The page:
Give the People What They Want (and Then Some): The Magic of Overdelivering Every successful enterprise fosters a sense of joy and wonder for customers, in ways large and small.

By Paula Wallace

Opinions expressed by Entrepreneur contributors are their own.

In a previous essay, I wrote about the first essential move for entrepreneurs and startup dreamers: Find your blank space, and meet a felt need for your clients. Once you've determined the laser focus of your organization, it's time to add a little magic to the client experience. Every successful enterprise fosters a sense of joy and wonder for customers, in ways large and small. Even the tiniest extras elevate your company above the competition. New Orleanians have a word for this practice: lagniappe (pronounced "lan-yap," a word with Spanish, French, and Quechua roots, which roughly means "little bonus"). The extra donut that makes it a baker's dozen — that's lagniappe. That's overdelivering.

Related: 3 Ways Over-Delivering Value Gives Entrepreneurs an Advantage

Consider Hermès, the luxury design house that recently launched a cosmetics line — a smart move to attract young clients who may one day move up from lip balm to something a little pricier. The company has added plenteous touches of lagniappe to their new makeup products. The lipstick cases, for one, are magnetic, so you never have to worry about losing the top or opening your purse to discover smeared rouge. Plus, they're refillable, appealing to sustainability-minded Gen Z customers. Hermès packages nail polish in a distinctive round orange hatbox with hand lotion, emery boards, cuticle oil, base coat and top coat (extras to engender loyalty from discerning clients). Would customers buy Hermès cosmetics without these add-ons? You bet. But it's the extras that give us those little hits of dopamine that keep clients coming back for more.

Think of overdelivering as "entrepreneurial enchantment," a way to stoke the curiosity of your clients, who will find themselves eager to engage with your brand and see what happens next. What happens next — that's the secret of screenwriters. A great storyteller knows surprise revelations and plot twists keep viewers enraptured all the way to the end. You can do the same with unexpected bonuses and add-ons.

Related: Why World-Class Customer Experience Will Be One of the Most Important Aspects of Your Business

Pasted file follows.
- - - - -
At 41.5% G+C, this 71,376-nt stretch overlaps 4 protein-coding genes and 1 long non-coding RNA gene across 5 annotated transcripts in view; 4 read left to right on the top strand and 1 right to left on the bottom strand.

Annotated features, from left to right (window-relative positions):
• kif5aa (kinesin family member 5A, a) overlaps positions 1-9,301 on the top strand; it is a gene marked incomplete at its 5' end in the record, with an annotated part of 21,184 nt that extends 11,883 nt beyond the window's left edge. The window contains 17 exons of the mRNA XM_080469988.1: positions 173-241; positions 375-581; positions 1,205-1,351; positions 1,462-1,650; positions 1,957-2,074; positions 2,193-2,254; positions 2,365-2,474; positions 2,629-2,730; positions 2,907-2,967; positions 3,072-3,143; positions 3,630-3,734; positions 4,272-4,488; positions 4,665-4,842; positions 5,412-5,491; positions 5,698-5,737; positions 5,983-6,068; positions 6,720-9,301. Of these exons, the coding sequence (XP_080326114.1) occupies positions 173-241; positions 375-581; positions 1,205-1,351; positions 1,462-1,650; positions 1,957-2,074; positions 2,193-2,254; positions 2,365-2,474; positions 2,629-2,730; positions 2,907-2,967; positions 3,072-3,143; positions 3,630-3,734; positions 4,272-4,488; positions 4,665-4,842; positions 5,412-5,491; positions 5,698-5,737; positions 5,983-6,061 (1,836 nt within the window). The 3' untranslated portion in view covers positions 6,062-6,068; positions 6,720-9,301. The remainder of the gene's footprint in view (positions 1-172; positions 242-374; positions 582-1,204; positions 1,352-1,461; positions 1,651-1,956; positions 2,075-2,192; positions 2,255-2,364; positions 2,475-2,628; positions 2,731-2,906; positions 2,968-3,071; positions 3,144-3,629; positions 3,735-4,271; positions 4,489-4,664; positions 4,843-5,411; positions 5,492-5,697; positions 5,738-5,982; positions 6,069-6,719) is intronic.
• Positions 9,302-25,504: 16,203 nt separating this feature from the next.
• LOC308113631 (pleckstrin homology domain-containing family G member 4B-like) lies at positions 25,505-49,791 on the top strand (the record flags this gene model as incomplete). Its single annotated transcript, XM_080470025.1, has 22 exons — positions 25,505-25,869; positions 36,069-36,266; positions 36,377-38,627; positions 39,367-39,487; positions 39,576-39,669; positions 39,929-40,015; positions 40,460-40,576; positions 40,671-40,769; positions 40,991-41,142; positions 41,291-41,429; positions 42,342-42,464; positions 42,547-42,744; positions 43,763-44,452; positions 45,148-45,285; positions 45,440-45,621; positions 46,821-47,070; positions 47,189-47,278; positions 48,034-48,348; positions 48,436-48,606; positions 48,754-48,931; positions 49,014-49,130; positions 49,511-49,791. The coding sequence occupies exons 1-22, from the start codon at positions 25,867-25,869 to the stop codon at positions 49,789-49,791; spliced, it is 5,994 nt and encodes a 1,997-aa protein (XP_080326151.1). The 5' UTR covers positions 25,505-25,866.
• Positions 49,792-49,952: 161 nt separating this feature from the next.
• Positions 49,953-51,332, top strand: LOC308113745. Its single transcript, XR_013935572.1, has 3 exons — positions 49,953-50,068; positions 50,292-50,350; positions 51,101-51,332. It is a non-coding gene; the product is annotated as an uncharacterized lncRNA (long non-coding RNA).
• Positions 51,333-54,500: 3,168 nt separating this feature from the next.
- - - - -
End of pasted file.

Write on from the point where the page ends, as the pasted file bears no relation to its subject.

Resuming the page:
Consider the example of Canadian airline, West Jet. One Christmas holiday a few years ago, they rolled up their sleeves and played Santa's elves for their customers. In the terminal, the company invited passengers to share their wish lists with "Santa" via video, and upon landing, each flyer, astonished, found a gift addressed to them sliding down the conveyer belt. Passengers of every age laughed in disbelief and squealed in delight. West Jet won themselves many loyal customers that Christmas, delivering luggage and overdelivering holiday cheer.

When I created SCAD more than four decades ago, our little startup desperately needed to set ourselves apart. I conceived of copious extras other universities did not provide — e.g., the quarter system (proven to enhance student learning), no class meetings on Fridays (for tutoring and studio time) and field trips for every class.

Over the years, as resources and enrollment grew, we extended extras to every facet of the university: a professional casting office, performance coaches who teach networking, a research studio where students partner with Fortune 100 companies before graduation, an investment arm for alumni startups. None of these resources are "required" to be an accredited university, and few prospective families expect them. That's why they love SCAD — because they can't wait to see what we do next.

You need not pull a West Jet every time. Creative entrepreneur, Olivia Cox, tucks a little dad joke into each one of her brand's hats and handbags. Even simple gestures communicate your commitment to the fine art of overdelivering, little touches that reach out and grab the heart. As the inimitable Maya Angelou once said, "People will forget what you said. People will forget what you did. But people will never forget how you made them feel." As entrepreneurs, positive glow is what we're after.

People appreciate elegant, thoughtful solutions, services, products and inventions — and everyone longs for joy, surprise, delight and wonder. Think about your audience. What do they expect? What kind of service or experience have they likely had with businesses or brands similar to yours? How can you confound and transcend their expectations? Infuse meaning into every environment, every moment. Make guests feel welcome and clients feel seen. Take time to get the details perfect and deliver above and beyond. Those extras won't soon be forgotten.

Wavy Line
Paula Wallace

Entrepreneur Leadership Network Contributor

President and Founder of Savannah College of Art and Design

Paula Wallace is the president and founder of SCAD, a private, nonprofit, accredited university. Established in 1978, SCAD is the most comprehensive art and design university in the United States, offering more than 100 academic degree programs with locations in Atlanta and Savannah, Ga., Lacoste, France, as well as the award-winning online learning platform SCADnow.

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